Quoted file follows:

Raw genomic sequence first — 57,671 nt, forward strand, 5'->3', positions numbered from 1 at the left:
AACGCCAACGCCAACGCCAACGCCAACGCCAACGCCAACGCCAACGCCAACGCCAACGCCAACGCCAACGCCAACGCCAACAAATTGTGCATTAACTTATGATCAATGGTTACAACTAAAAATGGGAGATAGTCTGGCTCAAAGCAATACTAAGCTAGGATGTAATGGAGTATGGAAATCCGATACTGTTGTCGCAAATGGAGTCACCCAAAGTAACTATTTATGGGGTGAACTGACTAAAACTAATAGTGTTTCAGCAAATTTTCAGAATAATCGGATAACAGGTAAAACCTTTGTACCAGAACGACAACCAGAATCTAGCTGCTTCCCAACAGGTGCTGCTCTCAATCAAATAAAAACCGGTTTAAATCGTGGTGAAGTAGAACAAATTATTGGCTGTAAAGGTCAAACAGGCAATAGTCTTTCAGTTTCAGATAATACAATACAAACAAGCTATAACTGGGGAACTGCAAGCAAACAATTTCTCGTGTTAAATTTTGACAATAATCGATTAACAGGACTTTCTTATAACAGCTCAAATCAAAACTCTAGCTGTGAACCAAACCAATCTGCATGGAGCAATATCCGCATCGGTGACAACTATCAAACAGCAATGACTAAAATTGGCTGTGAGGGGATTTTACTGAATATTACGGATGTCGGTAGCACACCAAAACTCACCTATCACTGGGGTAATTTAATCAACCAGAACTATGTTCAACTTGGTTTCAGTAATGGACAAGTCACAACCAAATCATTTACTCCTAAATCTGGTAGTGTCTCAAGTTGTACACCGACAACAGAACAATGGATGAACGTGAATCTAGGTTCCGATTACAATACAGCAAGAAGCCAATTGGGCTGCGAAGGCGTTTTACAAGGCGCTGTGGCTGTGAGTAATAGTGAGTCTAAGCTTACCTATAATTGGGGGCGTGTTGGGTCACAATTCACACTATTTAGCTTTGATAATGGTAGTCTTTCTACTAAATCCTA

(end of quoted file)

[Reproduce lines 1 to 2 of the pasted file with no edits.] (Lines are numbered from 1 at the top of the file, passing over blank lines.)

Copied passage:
Raw genomic sequence first — 57,671 nt, forward strand, 5'->3', positions numbered from 1 at the left:
AACGCCAACGCCAACGCCAACGCCAACGCCAACGCCAACGCCAACGCCAACGCCAACGCCAACGCCAACGCCAACGCCAACAAATTGTGCATTAACTTATGATCAATGGTTACAACTAAAAATGGGAGATAGTCTGGCTCAAAGCAATACTAAGCTAGGATGTAATGGAGTATGGAAATCCGATACTGTTGTCGCAAATGGAGTCACCCAAAGTAACTATTTATGGGGTGAACTGACTAAAACTAATAGTGTTTCAGCAAATTTTCAGAATAATCGGATAACAGGTAAAACCTTTGTACCAGAACGACAACCAGAATCTAGCTGCTTCCCAACAGGTGCTGCTCTCAATCAAATAAAAACCGGTTTAAATCGTGGTGAAGTAGAACAAATTATTGGCTGTAAAGGTCAAACAGGCAATAGTCTTTCAGTTTCAGATAATACAATACAAACAAGCTATAACTGGGGAACTGCAAGCAAACAATTTCTCGTGTTAAATTTTGACAATAATCGATTAACAGGACTTTCTTATAACAGCTCAAATCAAAACTCTAGCTGTGAACCAAACCAATCTGCATGGAGCAATATCCGCATCGGTGACAACTATCAAACAGCAATGACTAAAATTGGCTGTGAGGGGATTTTACTGAATATTACGGATGTCGGTAGCACACCAAAACTCACCTATCACTGGGGTAATTTAATCAACCAGAACTATGTTCAACTTGGTTTCAGTAATGGACAAGTCACAACCAAATCATTTACTCCTAAATCTGGTAGTGTCTCAAGTTGTACACCGACAACAGAACAATGGATGAACGTGAATCTAGGTTCCGATTACAATACAGCAAGAAGCCAATTGGGCTGCGAAGGCGTTTTACAAGGCGCTGTGGCTGTGAGTAATAGTGAGTCTAAGCTTACCTATAATTGGGGGCGTGTTGGGTCACAATTCACACTATTTAGCTTTGATAATGGTAGTCTTTCTACTAAATCCTA